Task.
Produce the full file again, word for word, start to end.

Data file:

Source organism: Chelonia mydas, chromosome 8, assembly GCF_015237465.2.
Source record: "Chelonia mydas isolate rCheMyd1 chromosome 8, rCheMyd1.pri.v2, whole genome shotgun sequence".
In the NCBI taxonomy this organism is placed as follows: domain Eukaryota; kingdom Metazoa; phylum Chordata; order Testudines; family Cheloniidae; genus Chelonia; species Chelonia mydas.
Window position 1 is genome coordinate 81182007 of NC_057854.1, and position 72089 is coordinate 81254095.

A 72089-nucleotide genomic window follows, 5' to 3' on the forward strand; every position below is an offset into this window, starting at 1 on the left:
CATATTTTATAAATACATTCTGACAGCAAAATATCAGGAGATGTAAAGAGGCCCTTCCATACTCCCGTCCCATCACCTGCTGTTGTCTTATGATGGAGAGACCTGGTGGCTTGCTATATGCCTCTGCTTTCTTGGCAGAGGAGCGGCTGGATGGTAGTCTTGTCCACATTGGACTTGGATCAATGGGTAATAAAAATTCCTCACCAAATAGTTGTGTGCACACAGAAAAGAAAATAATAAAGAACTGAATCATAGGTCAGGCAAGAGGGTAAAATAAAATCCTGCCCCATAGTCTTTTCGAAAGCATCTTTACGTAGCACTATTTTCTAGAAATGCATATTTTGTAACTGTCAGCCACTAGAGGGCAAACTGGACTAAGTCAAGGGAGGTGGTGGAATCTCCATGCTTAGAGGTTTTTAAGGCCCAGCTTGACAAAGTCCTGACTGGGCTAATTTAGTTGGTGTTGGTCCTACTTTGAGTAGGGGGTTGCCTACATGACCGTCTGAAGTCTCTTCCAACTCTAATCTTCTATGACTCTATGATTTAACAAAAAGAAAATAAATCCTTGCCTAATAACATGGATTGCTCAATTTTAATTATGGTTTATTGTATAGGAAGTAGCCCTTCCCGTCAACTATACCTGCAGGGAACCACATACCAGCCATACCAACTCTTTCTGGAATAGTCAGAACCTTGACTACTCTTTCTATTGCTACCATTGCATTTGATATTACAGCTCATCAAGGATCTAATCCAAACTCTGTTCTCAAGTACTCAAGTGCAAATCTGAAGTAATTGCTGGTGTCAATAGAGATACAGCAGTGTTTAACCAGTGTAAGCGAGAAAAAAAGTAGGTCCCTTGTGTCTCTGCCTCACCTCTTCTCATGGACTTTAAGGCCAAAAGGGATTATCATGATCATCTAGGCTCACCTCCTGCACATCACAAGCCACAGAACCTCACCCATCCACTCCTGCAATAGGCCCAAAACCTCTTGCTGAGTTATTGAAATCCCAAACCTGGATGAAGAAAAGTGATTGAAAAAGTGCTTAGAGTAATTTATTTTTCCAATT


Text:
Source organism: Chelonia mydas, chromosome 8, assembly GCF_015237465.2.
Source record: "Chelonia mydas isolate rCheMyd1 chromosome 8, rCheMyd1.pri.v2, whole genome shotgun sequence".
In the NCBI taxonomy this organism is placed as follows: domain Eukaryota; kingdom Metazoa; phylum Chordata; order Testudines; family Cheloniidae; genus Chelonia; species Chelonia mydas.
Window position 1 is genome coordinate 81182007 of NC_057854.1, and position 72089 is coordinate 81254095.

A 72089-nucleotide genomic window follows, 5' to 3' on the forward strand; every position below is an offset into this window, starting at 1 on the left:
CATATTTTATAAATACATTCTGACAGCAAAATATCAGGAGATGTAAAGAGGCCCTTCCATACTCCCGTCCCATCACCTGCTGTTGTCTTATGATGGAGAGACCTGGTGGCTTGCTATATGCCTCTGCTTTCTTGGCAGAGGAGCGGCTGGATGGTAGTCTTGTCCACATTGGACTTGGATCAATGGGTAATAAAAATTCCTCACCAAATAGTTGTGTGCACACAGAAAAGAAAATAATAAAGAACTGAATCATAGGTCAGGCAAGAGGGTAAAATAAAATCCTGCCCCATAGTCTTTTCGAAAGCATCTTTACGTAGCACTATTTTCTAGAAATGCATATTTTGTAACTGTCAGCCACTAGAGGGCAAACTGGACTAAGTCAAGGGAGGTGGTGGAATCTCCATGCTTAGAGGTTTTTAAGGCCCAGCTTGACAAAGTCCTGACTGGGCTAATTTAGTTGGTGTTGGTCCTACTTTGAGTAGGGGGTTGCCTACATGACCGTCTGAAGTCTCTTCCAACTCTAATCTTCTATGACTCTATGATTTAACAAAAAGAAAATAAATCCTTGCCTAATAACATGGATTGCTCAATTTTAATTATGGTTTATTGTATAGGAAGTAGCCCTTCCCGTCAACTATACCTGCAGGGAACCACATACCAGCCATACCAACTCTTTCTGGAATAGTCAGAACCTTGACTACTCTTTCTATTGCTACCATTGCATTTGATATTACAGCTCATCAAGGATCTAATCCAAACTCTGTTCTCAAGTACTCAAGTGCAAATCTGAAGTAATTGCTGGTGTCAATAGAGATACAGCAGTGTTTAACCAGTGTAAGCGAGAAAAAAAGTAGGTCCCTTGTGTCTCTGCCTCACCTCTTCTCATGGACTTTAAGGCCAAAAGGGATTATCATGATCATCTAGGCTCACCTCCTGCACATCACAAGCCACAGAACCTCACCCATCCACTCCTGCAATAGGCCCAAAACCTCTTGCTGAGTTATTGAAATCCCAAACCTGGATGAAGAAAAGTGATTGAAAAAGTGCTTAGAGTAATTTATTTTTCCAATT